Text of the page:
Charlie Morris, Mobil's chief pilot at the time, was not exspecially pleased.

TriStar windshield adhoc test.
Standard .45 automatic bullet fired from about ten feet away...will penetrate, but not completly go through.
I have seen it personally.
Twice.
 
kiwiandrew

RE: How Strong Are Cockpit Windows?

Mon Mar 29, 2010 7:12 am

Quoting b78710 (Reply 3):
don't get too many birds at 37k feet

For what it is worth , I am sure that I remember a few years ago reading about a very high altitude bird strike in India involving a vulture . The details are a bit hazy but I am fairly certain that it was above FL300 and that it not only broke a cockpit window but also caused serious injury to one of the flight crew . Does anyone else know the incident I am referring to ? I think the carrier was IC ?
 
jetstar
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RE: How Strong Are Cockpit Windows?

Mon Mar 29, 2010 4:08 pm

Quoting 411A (Reply 16):
20psi was also applied to Mobil Oil's first JetStar during final assembly, and the fuselage was so deformed, that the wings had to be removed, and a new fuselage fitted.
Charlie Morris, Mobil's chief pilot at the time, was not exspecially pleased.

I remember that incident quite well, it happened at Airesearch at ISP when their JetStar was in for service, not during final assembly at Lockheed. Airesearch or actually their insurance company wound up buying Mobil a new JetStar. Mobil’s original JetStar went back to Lockheed and had a new fuselage built for it. If I remember correctly, the fuselage failed in the wheel wheels and the loud cracking sound was the first indication to the technician that something was wrong. They eventually did temporary repairs and ferried the JetStar back to Lockheed.

From what I heard from one of Mobil’s mechanics, Charlie Morris was more than just not pleased, Mobil at the time was one of the largest operator of corporate airplanes, I am sure Aireaserch, who at that time was one of the largest corporate maintenance and completion centers lost some business from other corporate operators because of this screw up

At one time Lockheed was going to take the fuselage from another JetStar that had the wrong sealant used in the fuel tanks and the wings developed extensive corrosion, so Lockheed had initially planned to use the fuselage from this JetStar and the wings from Mobil’s JetStar to make one good airplane, but instead built another set of wings for this other JetStar and sold that one as well.

In the interim while Mobil was waiting for their replacement JetStar to be built they leased another JetStar, a trade in from another company who bought a later model from Lockheed who then used it as a demo, After Mobil returned it back to Lockheed, another company bought it and I was hired by this company and this was the first of the 2 JetStars that I was Chief of Maintenance/First officer on.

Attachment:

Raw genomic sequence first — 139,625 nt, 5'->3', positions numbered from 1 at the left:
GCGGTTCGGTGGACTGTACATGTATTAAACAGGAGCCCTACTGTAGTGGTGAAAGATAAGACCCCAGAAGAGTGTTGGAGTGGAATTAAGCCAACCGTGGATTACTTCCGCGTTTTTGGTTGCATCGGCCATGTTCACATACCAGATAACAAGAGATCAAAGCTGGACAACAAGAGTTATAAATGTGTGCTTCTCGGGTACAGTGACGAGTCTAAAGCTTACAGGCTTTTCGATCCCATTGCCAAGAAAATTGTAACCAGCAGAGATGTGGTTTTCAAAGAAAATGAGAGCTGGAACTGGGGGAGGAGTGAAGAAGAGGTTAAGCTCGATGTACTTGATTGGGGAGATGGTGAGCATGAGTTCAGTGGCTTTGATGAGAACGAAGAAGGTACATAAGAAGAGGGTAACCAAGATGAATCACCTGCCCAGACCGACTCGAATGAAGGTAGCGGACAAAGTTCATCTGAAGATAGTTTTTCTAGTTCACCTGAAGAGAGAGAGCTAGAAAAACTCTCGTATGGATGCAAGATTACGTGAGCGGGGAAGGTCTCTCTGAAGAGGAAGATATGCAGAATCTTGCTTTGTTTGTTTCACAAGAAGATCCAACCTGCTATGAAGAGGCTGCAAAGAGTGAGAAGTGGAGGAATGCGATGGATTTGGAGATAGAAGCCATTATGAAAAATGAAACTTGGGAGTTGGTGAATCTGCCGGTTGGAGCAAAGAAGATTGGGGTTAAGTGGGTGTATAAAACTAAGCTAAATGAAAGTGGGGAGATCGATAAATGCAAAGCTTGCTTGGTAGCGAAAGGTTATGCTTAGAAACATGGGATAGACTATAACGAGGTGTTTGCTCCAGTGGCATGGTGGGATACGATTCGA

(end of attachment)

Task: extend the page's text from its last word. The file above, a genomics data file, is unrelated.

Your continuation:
In my early A&P days working for an FBO at HPN around 1968, at times I was farmed out to Mobil to polish their airplanes, Mobil did not believe in washing their airplanes, so on the JetStar we used Prestone auto polish, and on their Hawker DH-125 we used glass wax. At times 2 of us would spend the whole week there hand cleaning their airplanes, needless to say this was a very boring job and not very popular with our mechanics.

JetStar
 
soon7x7
Posts: 2267
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RE: How Strong Are Cockpit Windows?

Wed Mar 31, 2010 12:03 pm

Quoting kiwiandrew (Reply 17):

If we are talking about the same incident it was the highest recorded bird strike at 37,000 ft. On November 29, 1973, a Ruppelis Griffon Vulture had the encounter with the aircraft over the Ivory coast. The aircraft was a USAF T-37...Vultures are sizable birds...would love to see the pix...g
 
PolymerPlane
Posts: 832
Joined: Thu May 11, 2006 1:12 am

RE: How Strong Are Cockpit Windows?

Wed Mar 31, 2010 6:35 pm

Quoting 474218 (Reply 6):
An airliners main windshield has several layers:

A glass face plate, approximately 0.100" thick.
Then a layer of Polyvinyl Butryal (PVB), about 0.125" thick.
Then a layer of Stretched Acrylic approximately 1.00" thick.
Then another layer of PVB about 0.100" thick.
Then another layer of Streched Acrylic approximately 1.00" thick.

I am curious why they don't use polycarbonate as the windshield.
One day there will be 100% polymer plane
 
474218
Posts: 4510
Joined: Mon Oct 10, 2005 12:27 pm

RE: How Strong Are Cockpit Windows?

Wed Mar 31, 2010 6:47 pm

Windshield heat malfunction is the most common cause of cracked windshields.

Quoting PolymerPlane (Reply 20):
I am curious why they don't use polycarbonate as the windshield.

The following should provide the information requested:

http://www.saint-gobain-sully.com/GB/aviation/technical/index.asp
 
kiwiandrew

RE: How Strong Are Cockpit Windows?

Wed Mar 31, 2010 7:24 pm

Quoting soon7x7 (Reply 19):
If we are talking about the same incident it was the highest recorded bird strike at 37,000 ft. On November 29, 1973, a Ruppelis Griffon Vulture had the encounter with the aircraft over the Ivory coast.

I think it must be a different incident , the one I am thinking of was definitely a civilian aircraft and over India . I have been googling like mad and so far have not found it , but I know that I did not dream it up , I am sure that eventually I will find it .
 
soon7x7
Posts: 2267
Joined: Thu May 04, 2006 10:51 am

RE: How Strong Are Cockpit Windows?

Thu Apr 01, 2010 6:13 am

Quoting kiwiandrew (Reply 22):

I was googling to death the other day about a DC-8 years ago over upstate New York that slammed into Ducks, knocking out the Captains windscreen injuring him fairly severly, the aircraft If I recall put down at Stewart Airport safely, but this was like 20 years ago...couldn't find anything...but I distinctly remember the event happening.